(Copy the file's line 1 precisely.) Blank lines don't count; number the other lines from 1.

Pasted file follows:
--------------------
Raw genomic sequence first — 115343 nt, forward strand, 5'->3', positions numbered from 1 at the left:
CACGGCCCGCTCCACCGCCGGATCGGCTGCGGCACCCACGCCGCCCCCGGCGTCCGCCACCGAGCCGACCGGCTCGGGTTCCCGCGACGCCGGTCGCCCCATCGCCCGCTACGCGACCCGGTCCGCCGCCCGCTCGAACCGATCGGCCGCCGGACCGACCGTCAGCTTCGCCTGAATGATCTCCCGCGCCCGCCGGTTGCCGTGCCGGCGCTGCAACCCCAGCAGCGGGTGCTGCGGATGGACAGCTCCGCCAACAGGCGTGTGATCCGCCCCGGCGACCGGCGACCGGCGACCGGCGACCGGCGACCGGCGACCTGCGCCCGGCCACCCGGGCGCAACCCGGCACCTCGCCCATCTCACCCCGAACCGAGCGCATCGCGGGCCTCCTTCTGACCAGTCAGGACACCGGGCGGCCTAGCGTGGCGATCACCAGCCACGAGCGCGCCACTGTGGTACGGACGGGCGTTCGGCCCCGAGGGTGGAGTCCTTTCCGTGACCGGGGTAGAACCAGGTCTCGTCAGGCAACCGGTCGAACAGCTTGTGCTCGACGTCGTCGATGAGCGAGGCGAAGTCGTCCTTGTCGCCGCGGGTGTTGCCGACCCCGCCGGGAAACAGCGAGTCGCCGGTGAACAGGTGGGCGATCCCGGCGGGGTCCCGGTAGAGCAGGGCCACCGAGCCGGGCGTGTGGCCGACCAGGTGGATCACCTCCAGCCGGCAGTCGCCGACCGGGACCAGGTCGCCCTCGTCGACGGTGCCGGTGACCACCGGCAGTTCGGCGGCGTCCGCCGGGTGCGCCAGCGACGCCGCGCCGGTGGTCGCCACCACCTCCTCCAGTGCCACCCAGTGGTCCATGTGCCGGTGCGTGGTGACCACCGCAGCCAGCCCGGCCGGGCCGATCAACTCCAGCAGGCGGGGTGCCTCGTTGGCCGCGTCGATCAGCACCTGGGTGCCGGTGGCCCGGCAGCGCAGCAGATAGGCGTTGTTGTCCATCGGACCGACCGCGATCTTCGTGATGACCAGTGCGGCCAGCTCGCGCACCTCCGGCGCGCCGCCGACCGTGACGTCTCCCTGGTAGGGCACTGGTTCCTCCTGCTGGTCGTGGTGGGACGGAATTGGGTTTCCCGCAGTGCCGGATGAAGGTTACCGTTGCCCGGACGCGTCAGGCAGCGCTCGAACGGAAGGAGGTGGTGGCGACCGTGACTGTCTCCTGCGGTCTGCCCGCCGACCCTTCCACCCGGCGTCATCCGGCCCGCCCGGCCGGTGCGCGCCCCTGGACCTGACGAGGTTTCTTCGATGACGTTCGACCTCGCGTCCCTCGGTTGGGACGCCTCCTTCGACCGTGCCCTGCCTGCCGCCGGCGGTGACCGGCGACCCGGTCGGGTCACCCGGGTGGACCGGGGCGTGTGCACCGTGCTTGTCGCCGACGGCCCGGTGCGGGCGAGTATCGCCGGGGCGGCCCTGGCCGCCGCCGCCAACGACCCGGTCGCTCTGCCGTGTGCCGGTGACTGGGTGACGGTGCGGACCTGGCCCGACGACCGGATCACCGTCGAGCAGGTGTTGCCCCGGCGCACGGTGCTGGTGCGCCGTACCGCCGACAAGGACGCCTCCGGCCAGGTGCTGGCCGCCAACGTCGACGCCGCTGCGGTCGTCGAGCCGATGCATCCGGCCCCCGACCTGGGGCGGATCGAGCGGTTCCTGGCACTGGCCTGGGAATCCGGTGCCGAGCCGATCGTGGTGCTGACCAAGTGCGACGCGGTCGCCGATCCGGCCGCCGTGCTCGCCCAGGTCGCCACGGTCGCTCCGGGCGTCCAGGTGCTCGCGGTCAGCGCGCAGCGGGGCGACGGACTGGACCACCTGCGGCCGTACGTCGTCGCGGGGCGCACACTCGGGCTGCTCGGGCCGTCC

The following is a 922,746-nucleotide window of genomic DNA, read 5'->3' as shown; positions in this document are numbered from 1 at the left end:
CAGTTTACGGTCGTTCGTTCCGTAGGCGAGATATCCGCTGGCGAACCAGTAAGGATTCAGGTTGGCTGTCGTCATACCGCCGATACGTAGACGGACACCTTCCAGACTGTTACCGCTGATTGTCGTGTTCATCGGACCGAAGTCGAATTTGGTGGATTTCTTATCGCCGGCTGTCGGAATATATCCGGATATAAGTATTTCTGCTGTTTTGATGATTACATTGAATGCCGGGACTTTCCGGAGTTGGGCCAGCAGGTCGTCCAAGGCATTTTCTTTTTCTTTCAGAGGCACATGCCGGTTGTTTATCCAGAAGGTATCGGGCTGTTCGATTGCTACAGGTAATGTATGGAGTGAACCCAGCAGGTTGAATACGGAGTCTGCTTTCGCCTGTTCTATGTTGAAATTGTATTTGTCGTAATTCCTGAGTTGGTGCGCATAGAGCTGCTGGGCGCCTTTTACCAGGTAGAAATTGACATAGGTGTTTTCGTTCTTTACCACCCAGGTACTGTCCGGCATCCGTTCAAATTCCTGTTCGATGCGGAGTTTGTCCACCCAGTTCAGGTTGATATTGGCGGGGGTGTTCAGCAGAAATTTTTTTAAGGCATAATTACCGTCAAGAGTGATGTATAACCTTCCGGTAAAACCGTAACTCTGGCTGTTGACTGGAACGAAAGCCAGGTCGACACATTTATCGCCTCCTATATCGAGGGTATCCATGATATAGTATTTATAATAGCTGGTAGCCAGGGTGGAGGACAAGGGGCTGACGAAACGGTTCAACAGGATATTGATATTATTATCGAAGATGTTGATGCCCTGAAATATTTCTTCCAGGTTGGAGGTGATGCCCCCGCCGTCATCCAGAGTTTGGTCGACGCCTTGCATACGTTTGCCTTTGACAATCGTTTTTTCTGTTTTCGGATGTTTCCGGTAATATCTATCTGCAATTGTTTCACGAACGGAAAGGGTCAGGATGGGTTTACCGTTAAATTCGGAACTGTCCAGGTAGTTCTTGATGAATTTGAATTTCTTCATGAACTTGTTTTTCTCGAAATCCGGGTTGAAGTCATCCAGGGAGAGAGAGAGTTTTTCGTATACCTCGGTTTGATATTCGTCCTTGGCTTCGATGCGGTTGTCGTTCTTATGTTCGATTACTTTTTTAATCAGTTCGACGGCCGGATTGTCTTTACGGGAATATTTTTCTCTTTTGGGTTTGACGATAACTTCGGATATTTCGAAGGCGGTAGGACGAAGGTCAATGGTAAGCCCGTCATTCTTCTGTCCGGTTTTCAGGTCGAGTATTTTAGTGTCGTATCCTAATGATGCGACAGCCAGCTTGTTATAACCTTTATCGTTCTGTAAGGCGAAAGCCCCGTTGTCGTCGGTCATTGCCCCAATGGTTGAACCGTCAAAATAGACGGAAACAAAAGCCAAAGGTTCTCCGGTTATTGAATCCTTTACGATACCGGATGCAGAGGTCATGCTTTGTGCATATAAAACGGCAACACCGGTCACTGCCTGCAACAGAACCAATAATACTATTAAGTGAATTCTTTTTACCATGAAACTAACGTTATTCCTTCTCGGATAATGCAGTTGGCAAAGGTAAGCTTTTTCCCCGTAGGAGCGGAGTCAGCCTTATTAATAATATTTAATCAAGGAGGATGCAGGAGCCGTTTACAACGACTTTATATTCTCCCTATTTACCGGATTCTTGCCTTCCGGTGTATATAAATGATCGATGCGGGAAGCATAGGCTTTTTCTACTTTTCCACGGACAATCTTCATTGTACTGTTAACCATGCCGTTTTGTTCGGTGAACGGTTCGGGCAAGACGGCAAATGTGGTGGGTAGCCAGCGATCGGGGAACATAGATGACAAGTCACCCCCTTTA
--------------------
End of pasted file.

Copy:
Raw genomic sequence first — 115343 nt, forward strand, 5'->3', positions numbered from 1 at the left: